Lack of information and difficulty in discerning the difference between audits risks market stagnation, warns James Doty
THE AUDIT MARKET is “flirting with stagnation” because it is considered as an obligatory compliance function, best obtained at the lowest cost, the chairman of the US accounting watchdog has warned.
Speaking at an ICAS memorial address, Jim Doty [pictured], chairman of the PCAOB, suggested that audit is being viewed as “largely irrelevant to the investment process” because of a lack of information and difficulty in discerning the difference between one audit and another.
“Management says that KPIs and non-GAAP measures threaten to supplant the audit,” Doty said.
“Our challenge is to find ways to harness the market as an ally in the cause of audit quality. It should reward firms with demonstrably superior quality, thereby encouraging the investment and backbone essential for quality auditing.”
In response to criticism that auditors’ reports are uninformative, the PCAOB, along with a number of global and national regulators, is currently looking at ways of improving the report that accompanies annual financial statements.
The various initiatives, which include extending their scope to include a commentary of the risks of material misstatement, longer-term going concern judgments, and proving commentary that that includes reference to matters not disclosed by management, aim to force auditors to provide greater transparency about significant matters in the financial statements, as well as the conduct of the individual audit.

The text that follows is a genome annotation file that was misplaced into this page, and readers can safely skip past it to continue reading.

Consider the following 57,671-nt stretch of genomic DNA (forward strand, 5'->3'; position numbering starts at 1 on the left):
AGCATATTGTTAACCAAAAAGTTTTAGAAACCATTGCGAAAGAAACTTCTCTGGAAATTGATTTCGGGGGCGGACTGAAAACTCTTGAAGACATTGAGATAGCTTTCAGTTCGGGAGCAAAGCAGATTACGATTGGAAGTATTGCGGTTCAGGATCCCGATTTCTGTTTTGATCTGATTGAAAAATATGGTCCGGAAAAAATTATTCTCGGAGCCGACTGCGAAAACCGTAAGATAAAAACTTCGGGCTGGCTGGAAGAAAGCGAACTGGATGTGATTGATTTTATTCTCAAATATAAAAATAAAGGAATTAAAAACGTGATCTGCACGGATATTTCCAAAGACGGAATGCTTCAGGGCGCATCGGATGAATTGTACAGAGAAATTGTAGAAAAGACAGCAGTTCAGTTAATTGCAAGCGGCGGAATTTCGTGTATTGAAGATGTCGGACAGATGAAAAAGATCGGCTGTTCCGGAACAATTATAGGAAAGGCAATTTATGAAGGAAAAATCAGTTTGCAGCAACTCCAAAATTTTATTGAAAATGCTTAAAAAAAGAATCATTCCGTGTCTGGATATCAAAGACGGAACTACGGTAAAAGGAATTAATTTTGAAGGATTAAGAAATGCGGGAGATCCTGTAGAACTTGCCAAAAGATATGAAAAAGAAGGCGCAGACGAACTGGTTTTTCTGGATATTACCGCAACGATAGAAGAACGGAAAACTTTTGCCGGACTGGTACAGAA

“We are indeed considering whether a different form of report, oriented toward the needs of the users of the report, could expand the auditor’s mindset to identify key insights about the audit that will help a user understand the quality of financial reporting,” Doty said.
“The project is not about changing the nature or scope of the auditor’s work. It’s about making the results of that work more relevant.”
The UK Competition Commission recently found that the Big Four auditors – KPMG, PwC, Ernst & Young and Deloitte – were putting the interests of management ahead of shareholders, a claim hotly denied by the firms.
According to Doty, auditors, by representing the public interest in reliable information, forgo popularity with management and take on risk, though this is not always the case,
“Auditors may not necessarily want to tell it as they see it, lest they lose the engagement.,” he said.
Referring to a conversation with one accountant about the PCAOB’s proposal to require identification of the engagement partner in the audit report, Doty said it was their opinion that it would “discourage new engagement partners from requiring restatements when they find errors in past accounts, lest the partner become known to potential future clients as a strict enforcer”.